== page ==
This week on "State of Wonder," we hear live music from Helio Sequence and Kelli Schaefer, travel the country with photographer Holly Andres, look at the design of prosthetic limbs and harness the powers of karaoke to learn a language. What’s the best way to learn a language? Some people might take a class or read a book, but our vote goes to music, which is exactly what Salish teachers are using to introduce their Native American language to new speakers.
This week on "State of Wonder," we dream of the '90s in Boring, Oregon, with the creators of "Everything Sucks" and hear from Allison Janney about her role in "I, Tonya" — she's up for an Oscar this weekend. We also bring you an update on Portland's effort to save creative space and meet the city's new creative laureate. For more, check out our article "10 Things We Love About Everything Sucks."
For a half century, the clanging of steel on steel filled the air at Zidell Yards, the stretch of industrial land under the Ross Island Bridge along the Willamette River’s west bank. Now, there’s just the soft hum of traffic from the bridge overhead and a few errant geese. But consider this quiet like a field gone to fallow. Zidell Yards is waiting to be reborn. Its new development stands to transform Portland’s skyline and maybe its arts landscape as well.
@perkiplus Unfortunately, an extraordinary number of them, particularly as baby boomers increasingly start to lose jobs to age, automation and other factors without any retirement savings to fall back on, which was the focus of one of the later talks by Homer Williams on @HarborOfHopePDX
Muck Rack makes it simple to find people, tweets, or articles that mention any name, keyword, company, hashtag etc. We've compiled this guide to help you make the most of your search.
Selecting a term
Start searching tweets, articles from media outlets, articles mentioned in tweets, journalists'
names, titles and bios with some suggested searches:
Companies or Topics (e.g. iPhone, Microsoft)
Phrases (e.g. "cloud computing") — use quotes to keep the terms together
Twitter handles (e.g. @username) — returns those who have mentioned or replied to
Names (e.g. "David Pogue")
Hashtags (e.g. #sxsw, #london2012)
Bio details (e.g. vegan, Olympics, father)
Muck Rack's Advanced Search allows for many boolean operators.
Find results that mention multiple specified terms, use AND or
+. For example, ensure each result contains both Elon Musk and Mark Zuckerberg by
searching Musk AND Zuckerberg or Musk + Zuckerberg.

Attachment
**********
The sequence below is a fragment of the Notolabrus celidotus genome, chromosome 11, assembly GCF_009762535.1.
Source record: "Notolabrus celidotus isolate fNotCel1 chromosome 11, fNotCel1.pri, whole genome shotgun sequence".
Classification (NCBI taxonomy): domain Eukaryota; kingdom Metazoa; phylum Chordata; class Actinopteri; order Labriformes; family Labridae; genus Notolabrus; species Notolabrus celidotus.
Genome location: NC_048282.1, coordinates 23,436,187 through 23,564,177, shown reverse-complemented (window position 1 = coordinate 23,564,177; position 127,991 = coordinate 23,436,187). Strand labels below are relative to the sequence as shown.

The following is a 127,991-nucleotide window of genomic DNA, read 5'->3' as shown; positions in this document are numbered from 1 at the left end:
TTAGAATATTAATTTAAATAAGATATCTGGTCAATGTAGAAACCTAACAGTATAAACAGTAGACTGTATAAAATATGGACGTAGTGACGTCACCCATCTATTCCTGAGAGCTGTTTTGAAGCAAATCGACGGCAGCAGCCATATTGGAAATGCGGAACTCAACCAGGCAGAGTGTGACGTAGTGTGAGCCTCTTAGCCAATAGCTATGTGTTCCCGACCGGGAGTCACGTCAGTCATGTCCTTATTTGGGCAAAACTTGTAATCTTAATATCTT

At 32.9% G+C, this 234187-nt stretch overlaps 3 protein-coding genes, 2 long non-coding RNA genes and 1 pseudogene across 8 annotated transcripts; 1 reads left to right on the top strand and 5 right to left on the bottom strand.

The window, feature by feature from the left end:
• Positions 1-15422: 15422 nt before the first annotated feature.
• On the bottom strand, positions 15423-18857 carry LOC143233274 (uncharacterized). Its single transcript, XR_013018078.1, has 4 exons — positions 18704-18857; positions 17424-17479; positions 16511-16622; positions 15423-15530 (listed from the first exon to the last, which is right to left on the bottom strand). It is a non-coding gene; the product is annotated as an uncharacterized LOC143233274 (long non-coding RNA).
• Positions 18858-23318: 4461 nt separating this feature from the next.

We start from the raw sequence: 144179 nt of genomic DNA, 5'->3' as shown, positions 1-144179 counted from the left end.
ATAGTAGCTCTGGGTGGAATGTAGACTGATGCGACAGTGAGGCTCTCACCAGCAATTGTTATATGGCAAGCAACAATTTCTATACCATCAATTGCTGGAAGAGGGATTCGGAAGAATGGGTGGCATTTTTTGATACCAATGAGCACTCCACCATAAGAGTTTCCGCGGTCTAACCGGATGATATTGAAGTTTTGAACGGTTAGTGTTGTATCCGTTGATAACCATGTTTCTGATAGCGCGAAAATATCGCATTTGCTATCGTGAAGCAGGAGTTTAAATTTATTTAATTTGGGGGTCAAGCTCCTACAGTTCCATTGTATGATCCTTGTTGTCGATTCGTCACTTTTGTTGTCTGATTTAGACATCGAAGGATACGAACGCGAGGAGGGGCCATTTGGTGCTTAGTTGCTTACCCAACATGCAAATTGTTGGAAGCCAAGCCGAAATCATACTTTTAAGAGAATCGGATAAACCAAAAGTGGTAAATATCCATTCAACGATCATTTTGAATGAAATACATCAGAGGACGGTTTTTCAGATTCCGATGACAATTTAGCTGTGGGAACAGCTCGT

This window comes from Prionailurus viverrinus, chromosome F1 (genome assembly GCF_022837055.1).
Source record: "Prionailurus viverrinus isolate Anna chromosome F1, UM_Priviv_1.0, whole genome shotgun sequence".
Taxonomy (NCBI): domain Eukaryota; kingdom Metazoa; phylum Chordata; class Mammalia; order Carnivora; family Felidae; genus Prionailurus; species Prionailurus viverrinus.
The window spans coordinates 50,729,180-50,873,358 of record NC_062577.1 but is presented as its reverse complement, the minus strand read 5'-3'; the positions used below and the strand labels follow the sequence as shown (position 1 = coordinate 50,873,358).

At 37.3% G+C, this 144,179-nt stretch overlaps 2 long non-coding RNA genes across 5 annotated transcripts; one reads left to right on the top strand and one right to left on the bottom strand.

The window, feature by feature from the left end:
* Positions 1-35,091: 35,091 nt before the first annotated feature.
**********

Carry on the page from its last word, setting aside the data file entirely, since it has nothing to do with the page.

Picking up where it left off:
Use the operators OR or , to broaden your search when you'd like either of
multiple terms to appear in results. (This is the default behavior of our search when no operators
are used). For example, results will contain either cake or cookie by searching cake OR cookie or cake,cookie
Use NOT or - to subtract results from your search. For
example, searching Disney will yield results about the Walt Disney Company as well as Walt Disney
World Resort. To exclude mentions of Disney World, search for Disney -World or Disney
When using one of these operators with a phrase, enclose it in quotation marks. For example, you can
find results about smartphones excluding Apple's iPhone 4S by searching smartphone -"iPhone
Exact case matching or punctuation
If you're searching for a brand name or keyword that relies on specific punctuation marks or capitalization, you can
find results that match your exact query by adding matchcase: before the keyword you're searching for, like matchcase:E*TRADE .
Use parentheses to separate multiple
boolean phrases. For example, to find journalists talking about having fun in Disney World or
Disneyland, search for ("disney world" OR disneyland) AND fun.
An asterisk can be used to search for any variation of a root word truncated by the asterisk. For example, searching for admin* will return results for administrator, administration, administer, administered, etc.
A near operator is an AND operator where you can control the distance between the words. You can vary the distance the near operation uses by adding a forward slash and number (between 0-99) such as strawberries NEAR/10 "whipped cream", which means the strawberries must exist within 10 words of "whipped cream".